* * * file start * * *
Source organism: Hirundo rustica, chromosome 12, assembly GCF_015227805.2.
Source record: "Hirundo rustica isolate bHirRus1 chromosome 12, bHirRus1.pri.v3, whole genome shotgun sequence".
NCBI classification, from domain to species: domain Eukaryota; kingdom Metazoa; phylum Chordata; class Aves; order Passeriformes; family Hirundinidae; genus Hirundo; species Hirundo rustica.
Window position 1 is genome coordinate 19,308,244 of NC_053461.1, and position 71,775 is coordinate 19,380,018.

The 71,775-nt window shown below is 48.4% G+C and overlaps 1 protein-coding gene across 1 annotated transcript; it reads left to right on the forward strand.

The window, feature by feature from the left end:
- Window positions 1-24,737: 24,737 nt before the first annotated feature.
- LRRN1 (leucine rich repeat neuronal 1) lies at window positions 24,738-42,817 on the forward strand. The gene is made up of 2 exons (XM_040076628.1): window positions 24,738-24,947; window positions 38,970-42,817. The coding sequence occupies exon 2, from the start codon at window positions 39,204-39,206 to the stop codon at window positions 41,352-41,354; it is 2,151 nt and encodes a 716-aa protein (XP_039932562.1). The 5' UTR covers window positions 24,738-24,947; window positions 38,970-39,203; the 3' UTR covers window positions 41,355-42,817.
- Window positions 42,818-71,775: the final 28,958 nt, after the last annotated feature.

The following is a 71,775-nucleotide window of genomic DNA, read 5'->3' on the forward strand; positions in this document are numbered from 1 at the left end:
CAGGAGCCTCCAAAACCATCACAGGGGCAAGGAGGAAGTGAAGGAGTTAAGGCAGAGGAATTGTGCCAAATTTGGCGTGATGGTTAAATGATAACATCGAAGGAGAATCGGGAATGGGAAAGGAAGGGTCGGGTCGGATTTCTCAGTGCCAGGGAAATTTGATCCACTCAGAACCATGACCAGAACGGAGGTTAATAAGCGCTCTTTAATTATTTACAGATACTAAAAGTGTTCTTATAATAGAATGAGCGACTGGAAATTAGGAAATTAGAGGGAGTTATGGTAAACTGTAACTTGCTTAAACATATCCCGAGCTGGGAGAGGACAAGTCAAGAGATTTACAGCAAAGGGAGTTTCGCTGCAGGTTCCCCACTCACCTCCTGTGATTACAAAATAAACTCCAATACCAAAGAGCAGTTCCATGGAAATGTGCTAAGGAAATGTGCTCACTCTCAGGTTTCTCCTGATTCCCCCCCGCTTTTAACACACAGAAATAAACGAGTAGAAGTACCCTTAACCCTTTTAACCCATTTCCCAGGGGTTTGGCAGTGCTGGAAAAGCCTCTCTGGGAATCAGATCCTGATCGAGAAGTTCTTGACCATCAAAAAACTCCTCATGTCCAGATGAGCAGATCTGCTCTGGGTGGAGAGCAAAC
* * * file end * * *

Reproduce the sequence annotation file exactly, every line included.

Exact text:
Source organism: Hirundo rustica, chromosome 12, assembly GCF_015227805.2.
Source record: "Hirundo rustica isolate bHirRus1 chromosome 12, bHirRus1.pri.v3, whole genome shotgun sequence".
NCBI classification, from domain to species: domain Eukaryota; kingdom Metazoa; phylum Chordata; class Aves; order Passeriformes; family Hirundinidae; genus Hirundo; species Hirundo rustica.
Window position 1 is genome coordinate 19,308,244 of NC_053461.1, and position 71,775 is coordinate 19,380,018.

The 71,775-nt window shown below is 48.4% G+C and overlaps 1 protein-coding gene across 1 annotated transcript; it reads left to right on the forward strand.

The window, feature by feature from the left end:
- Window positions 1-24,737: 24,737 nt before the first annotated feature.
- LRRN1 (leucine rich repeat neuronal 1) lies at window positions 24,738-42,817 on the forward strand. The gene is made up of 2 exons (XM_040076628.1): window positions 24,738-24,947; window positions 38,970-42,817. The coding sequence occupies exon 2, from the start codon at window positions 39,204-39,206 to the stop codon at window positions 41,352-41,354; it is 2,151 nt and encodes a 716-aa protein (XP_039932562.1). The 5' UTR covers window positions 24,738-24,947; window positions 38,970-39,203; the 3' UTR covers window positions 41,355-42,817.
- Window positions 42,818-71,775: the final 28,958 nt, after the last annotated feature.

The following is a 71,775-nucleotide window of genomic DNA, read 5'->3' on the forward strand; positions in this document are numbered from 1 at the left end:
CAGGAGCCTCCAAAACCATCACAGGGGCAAGGAGGAAGTGAAGGAGTTAAGGCAGAGGAATTGTGCCAAATTTGGCGTGATGGTTAAATGATAACATCGAAGGAGAATCGGGAATGGGAAAGGAAGGGTCGGGTCGGATTTCTCAGTGCCAGGGAAATTTGATCCACTCAGAACCATGACCAGAACGGAGGTTAATAAGCGCTCTTTAATTATTTACAGATACTAAAAGTGTTCTTATAATAGAATGAGCGACTGGAAATTAGGAAATTAGAGGGAGTTATGGTAAACTGTAACTTGCTTAAACATATCCCGAGCTGGGAGAGGACAAGTCAAGAGATTTACAGCAAAGGGAGTTTCGCTGCAGGTTCCCCACTCACCTCCTGTGATTACAAAATAAACTCCAATACCAAAGAGCAGTTCCATGGAAATGTGCTAAGGAAATGTGCTCACTCTCAGGTTTCTCCTGATTCCCCCCCGCTTTTAACACACAGAAATAAACGAGTAGAAGTACCCTTAACCCTTTTAACCCATTTCCCAGGGGTTTGGCAGTGCTGGAAAAGCCTCTCTGGGAATCAGATCCTGATCGAGAAGTTCTTGACCATCAAAAAACTCCTCATGTCCAGATGAGCAGATCTGCTCTGGGTGGAGAGCAAAC